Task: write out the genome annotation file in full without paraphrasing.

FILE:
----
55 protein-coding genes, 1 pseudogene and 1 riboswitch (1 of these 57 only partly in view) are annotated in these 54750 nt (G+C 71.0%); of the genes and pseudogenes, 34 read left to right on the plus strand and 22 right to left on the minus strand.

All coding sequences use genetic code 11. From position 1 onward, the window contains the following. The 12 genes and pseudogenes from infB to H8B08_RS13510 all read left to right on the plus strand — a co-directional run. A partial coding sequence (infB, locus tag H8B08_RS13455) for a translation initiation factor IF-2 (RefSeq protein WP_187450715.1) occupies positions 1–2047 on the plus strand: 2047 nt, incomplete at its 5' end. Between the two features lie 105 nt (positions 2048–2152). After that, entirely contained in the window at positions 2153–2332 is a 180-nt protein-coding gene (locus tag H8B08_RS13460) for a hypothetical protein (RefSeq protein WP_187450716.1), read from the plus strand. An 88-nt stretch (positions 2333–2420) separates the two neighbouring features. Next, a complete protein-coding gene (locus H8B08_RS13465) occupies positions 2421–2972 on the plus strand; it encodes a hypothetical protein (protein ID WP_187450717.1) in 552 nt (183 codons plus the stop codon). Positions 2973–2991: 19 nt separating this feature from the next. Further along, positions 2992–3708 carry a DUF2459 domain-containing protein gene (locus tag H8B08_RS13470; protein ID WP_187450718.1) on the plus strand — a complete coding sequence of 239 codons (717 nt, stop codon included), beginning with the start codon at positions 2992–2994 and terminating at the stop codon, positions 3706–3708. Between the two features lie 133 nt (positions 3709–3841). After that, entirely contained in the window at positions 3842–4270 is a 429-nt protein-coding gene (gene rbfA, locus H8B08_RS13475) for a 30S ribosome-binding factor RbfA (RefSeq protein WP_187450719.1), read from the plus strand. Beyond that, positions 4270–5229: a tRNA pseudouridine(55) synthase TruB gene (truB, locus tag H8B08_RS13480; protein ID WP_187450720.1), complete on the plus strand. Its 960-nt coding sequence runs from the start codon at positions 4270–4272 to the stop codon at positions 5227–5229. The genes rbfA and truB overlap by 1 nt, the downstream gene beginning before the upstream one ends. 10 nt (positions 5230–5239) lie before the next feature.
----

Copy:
55 protein-coding genes, 1 pseudogene and 1 riboswitch (1 of these 57 only partly in view) are annotated in these 54750 nt (G+C 71.0%); of the genes and pseudogenes, 34 read left to right on the plus strand and 22 right to left on the minus strand.

All coding sequences use genetic code 11. From position 1 onward, the window contains the following. The 12 genes and pseudogenes from infB to H8B08_RS13510 all read left to right on the plus strand — a co-directional run. A partial coding sequence (infB, locus tag H8B08_RS13455) for a translation initiation factor IF-2 (RefSeq protein WP_187450715.1) occupies positions 1–2047 on the plus strand: 2047 nt, incomplete at its 5' end. Between the two features lie 105 nt (positions 2048–2152). After that, entirely contained in the window at positions 2153–2332 is a 180-nt protein-coding gene (locus tag H8B08_RS13460) for a hypothetical protein (RefSeq protein WP_187450716.1), read from the plus strand. An 88-nt stretch (positions 2333–2420) separates the two neighbouring features. Next, a complete protein-coding gene (locus H8B08_RS13465) occupies positions 2421–2972 on the plus strand; it encodes a hypothetical protein (protein ID WP_187450717.1) in 552 nt (183 codons plus the stop codon). Positions 2973–2991: 19 nt separating this feature from the next. Further along, positions 2992–3708 carry a DUF2459 domain-containing protein gene (locus tag H8B08_RS13470; protein ID WP_187450718.1) on the plus strand — a complete coding sequence of 239 codons (717 nt, stop codon included), beginning with the start codon at positions 2992–2994 and terminating at the stop codon, positions 3706–3708. Between the two features lie 133 nt (positions 3709–3841). After that, entirely contained in the window at positions 3842–4270 is a 429-nt protein-coding gene (gene rbfA, locus H8B08_RS13475) for a 30S ribosome-binding factor RbfA (RefSeq protein WP_187450719.1), read from the plus strand. Beyond that, positions 4270–5229: a tRNA pseudouridine(55) synthase TruB gene (truB, locus tag H8B08_RS13480; protein ID WP_187450720.1), complete on the plus strand. Its 960-nt coding sequence runs from the start codon at positions 4270–4272 to the stop codon at positions 5227–5229. The genes rbfA and truB overlap by 1 nt, the downstream gene beginning before the upstream one ends. 10 nt (positions 5230–5239) lie before the next feature.